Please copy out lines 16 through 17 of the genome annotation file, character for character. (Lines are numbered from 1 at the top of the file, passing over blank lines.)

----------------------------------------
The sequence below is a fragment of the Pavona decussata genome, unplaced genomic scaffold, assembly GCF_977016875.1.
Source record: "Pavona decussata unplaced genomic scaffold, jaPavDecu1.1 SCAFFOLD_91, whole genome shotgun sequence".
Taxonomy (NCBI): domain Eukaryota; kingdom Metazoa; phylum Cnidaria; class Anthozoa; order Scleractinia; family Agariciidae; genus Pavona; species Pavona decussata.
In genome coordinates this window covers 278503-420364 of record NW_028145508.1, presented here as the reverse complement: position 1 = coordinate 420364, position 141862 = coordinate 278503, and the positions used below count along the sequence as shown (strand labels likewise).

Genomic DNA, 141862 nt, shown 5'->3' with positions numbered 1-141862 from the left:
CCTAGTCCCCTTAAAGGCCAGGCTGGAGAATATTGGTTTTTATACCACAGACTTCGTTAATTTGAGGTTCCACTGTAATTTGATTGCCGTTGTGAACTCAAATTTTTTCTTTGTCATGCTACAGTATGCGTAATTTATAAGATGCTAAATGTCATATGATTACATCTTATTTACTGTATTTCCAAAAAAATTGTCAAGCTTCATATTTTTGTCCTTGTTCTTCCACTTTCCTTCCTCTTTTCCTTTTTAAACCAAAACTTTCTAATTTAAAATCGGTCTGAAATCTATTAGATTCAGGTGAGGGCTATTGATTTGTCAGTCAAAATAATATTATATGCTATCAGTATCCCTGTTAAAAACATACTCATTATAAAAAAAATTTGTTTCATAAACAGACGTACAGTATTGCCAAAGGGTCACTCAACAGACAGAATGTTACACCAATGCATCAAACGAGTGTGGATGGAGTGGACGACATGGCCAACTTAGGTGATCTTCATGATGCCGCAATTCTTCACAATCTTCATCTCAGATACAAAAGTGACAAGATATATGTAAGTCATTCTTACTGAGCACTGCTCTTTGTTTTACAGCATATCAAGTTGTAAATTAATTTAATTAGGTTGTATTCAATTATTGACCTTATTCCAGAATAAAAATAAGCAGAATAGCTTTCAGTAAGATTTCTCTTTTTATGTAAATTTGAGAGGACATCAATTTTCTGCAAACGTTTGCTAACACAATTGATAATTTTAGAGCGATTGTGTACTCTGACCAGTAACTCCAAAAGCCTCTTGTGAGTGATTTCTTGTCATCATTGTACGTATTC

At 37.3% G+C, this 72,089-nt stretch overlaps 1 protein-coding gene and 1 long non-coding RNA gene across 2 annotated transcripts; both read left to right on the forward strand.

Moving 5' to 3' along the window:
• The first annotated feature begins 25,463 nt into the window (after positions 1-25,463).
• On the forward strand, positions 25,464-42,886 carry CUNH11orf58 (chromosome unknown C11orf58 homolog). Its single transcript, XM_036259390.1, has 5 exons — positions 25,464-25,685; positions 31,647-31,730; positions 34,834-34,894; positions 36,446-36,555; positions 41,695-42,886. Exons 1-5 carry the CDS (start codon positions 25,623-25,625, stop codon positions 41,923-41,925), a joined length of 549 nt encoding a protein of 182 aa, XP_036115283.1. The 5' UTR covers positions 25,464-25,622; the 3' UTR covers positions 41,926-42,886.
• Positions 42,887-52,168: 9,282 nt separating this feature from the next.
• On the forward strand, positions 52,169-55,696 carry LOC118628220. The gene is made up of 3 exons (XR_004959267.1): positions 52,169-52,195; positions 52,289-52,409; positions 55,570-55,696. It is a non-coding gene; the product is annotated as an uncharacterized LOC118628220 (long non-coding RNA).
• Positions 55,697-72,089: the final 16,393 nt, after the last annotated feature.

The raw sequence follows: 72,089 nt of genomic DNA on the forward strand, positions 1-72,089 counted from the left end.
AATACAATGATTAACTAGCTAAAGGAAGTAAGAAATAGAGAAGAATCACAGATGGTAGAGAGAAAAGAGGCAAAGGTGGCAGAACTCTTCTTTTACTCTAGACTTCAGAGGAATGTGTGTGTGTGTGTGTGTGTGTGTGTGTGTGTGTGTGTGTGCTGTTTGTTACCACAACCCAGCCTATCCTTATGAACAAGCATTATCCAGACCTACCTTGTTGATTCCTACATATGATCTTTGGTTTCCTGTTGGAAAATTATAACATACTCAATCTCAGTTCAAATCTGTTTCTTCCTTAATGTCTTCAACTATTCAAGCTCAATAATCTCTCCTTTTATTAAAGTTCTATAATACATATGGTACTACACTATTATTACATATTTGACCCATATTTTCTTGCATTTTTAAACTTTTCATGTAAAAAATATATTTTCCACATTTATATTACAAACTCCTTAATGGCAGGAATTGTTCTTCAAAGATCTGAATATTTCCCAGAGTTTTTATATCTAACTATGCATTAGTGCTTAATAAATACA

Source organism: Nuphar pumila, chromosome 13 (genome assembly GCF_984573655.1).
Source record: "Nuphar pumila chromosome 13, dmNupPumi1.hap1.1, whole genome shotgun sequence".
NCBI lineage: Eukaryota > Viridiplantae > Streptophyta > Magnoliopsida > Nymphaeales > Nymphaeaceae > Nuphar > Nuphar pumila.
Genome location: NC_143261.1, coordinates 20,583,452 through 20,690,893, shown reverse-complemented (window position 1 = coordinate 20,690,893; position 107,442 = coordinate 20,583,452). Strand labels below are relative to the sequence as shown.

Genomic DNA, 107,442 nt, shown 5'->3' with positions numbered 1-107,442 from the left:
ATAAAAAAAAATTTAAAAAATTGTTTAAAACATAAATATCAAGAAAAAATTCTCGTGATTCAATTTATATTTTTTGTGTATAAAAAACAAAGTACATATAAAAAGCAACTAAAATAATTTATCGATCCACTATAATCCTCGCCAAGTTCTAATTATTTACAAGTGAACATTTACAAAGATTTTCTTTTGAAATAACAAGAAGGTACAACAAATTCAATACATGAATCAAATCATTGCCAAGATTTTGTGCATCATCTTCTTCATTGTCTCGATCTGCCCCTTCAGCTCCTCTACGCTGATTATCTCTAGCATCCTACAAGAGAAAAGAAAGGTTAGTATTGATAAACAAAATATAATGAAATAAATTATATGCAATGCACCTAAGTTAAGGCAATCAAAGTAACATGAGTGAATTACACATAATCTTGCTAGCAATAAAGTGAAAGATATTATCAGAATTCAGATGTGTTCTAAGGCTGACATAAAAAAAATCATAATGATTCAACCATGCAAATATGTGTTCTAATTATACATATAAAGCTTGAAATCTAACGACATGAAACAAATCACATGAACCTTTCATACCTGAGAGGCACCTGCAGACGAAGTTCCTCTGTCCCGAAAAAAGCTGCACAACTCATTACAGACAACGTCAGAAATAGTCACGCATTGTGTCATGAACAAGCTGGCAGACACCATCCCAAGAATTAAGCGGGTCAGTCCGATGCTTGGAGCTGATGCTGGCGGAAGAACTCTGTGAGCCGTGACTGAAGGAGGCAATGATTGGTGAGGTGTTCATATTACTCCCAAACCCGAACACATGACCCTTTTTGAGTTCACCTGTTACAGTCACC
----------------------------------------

Source organism: Nuphar pumila, chromosome 13 (genome assembly GCF_984573655.1).
Source record: "Nuphar pumila chromosome 13, dmNupPumi1.hap1.1, whole genome shotgun sequence".